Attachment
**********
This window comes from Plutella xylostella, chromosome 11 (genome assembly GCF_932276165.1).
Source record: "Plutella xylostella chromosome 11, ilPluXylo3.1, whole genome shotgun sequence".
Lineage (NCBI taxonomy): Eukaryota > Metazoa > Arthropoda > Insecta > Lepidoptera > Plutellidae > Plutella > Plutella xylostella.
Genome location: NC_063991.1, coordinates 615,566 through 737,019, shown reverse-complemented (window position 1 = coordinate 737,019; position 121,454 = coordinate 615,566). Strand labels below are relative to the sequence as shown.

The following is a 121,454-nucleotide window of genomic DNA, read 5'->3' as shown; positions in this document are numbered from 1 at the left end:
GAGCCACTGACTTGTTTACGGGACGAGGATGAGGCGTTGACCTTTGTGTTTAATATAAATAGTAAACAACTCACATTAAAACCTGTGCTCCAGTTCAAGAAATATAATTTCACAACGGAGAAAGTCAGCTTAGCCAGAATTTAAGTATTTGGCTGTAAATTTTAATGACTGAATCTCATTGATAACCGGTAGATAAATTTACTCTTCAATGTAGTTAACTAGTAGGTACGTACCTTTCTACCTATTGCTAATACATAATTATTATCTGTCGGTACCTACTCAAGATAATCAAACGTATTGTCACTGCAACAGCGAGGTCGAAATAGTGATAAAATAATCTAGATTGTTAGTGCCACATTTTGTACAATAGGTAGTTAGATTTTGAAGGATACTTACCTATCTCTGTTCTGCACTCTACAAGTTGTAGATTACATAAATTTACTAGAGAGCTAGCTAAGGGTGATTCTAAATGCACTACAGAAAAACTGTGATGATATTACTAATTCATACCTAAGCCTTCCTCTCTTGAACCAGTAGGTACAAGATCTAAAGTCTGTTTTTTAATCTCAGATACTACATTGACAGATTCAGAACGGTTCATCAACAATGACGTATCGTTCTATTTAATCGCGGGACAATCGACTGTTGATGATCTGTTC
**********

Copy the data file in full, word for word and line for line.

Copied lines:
This window comes from Plutella xylostella, chromosome 11 (genome assembly GCF_932276165.1).
Source record: "Plutella xylostella chromosome 11, ilPluXylo3.1, whole genome shotgun sequence".
Lineage (NCBI taxonomy): Eukaryota > Metazoa > Arthropoda > Insecta > Lepidoptera > Plutellidae > Plutella > Plutella xylostella.
Genome location: NC_063991.1, coordinates 615,566 through 737,019, shown reverse-complemented (window position 1 = coordinate 737,019; position 121,454 = coordinate 615,566). Strand labels below are relative to the sequence as shown.

The following is a 121,454-nucleotide window of genomic DNA, read 5'->3' as shown; positions in this document are numbered from 1 at the left end:
GAGCCACTGACTTGTTTACGGGACGAGGATGAGGCGTTGACCTTTGTGTTTAATATAAATAGTAAACAACTCACATTAAAACCTGTGCTCCAGTTCAAGAAATATAATTTCACAACGGAGAAAGTCAGCTTAGCCAGAATTTAAGTATTTGGCTGTAAATTTTAATGACTGAATCTCATTGATAACCGGTAGATAAATTTACTCTTCAATGTAGTTAACTAGTAGGTACGTACCTTTCTACCTATTGCTAATACATAATTATTATCTGTCGGTACCTACTCAAGATAATCAAACGTATTGTCACTGCAACAGCGAGGTCGAAATAGTGATAAAATAATCTAGATTGTTAGTGCCACATTTTGTACAATAGGTAGTTAGATTTTGAAGGATACTTACCTATCTCTGTTCTGCACTCTACAAGTTGTAGATTACATAAATTTACTAGAGAGCTAGCTAAGGGTGATTCTAAATGCACTACAGAAAAACTGTGATGATATTACTAATTCATACCTAAGCCTTCCTCTCTTGAACCAGTAGGTACAAGATCTAAAGTCTGTTTTTTAATCTCAGATACTACATTGACAGATTCAGAACGGTTCATCAACAATGACGTATCGTTCTATTTAATCGCGGGACAATCGACTGTTGATGATCTGTTC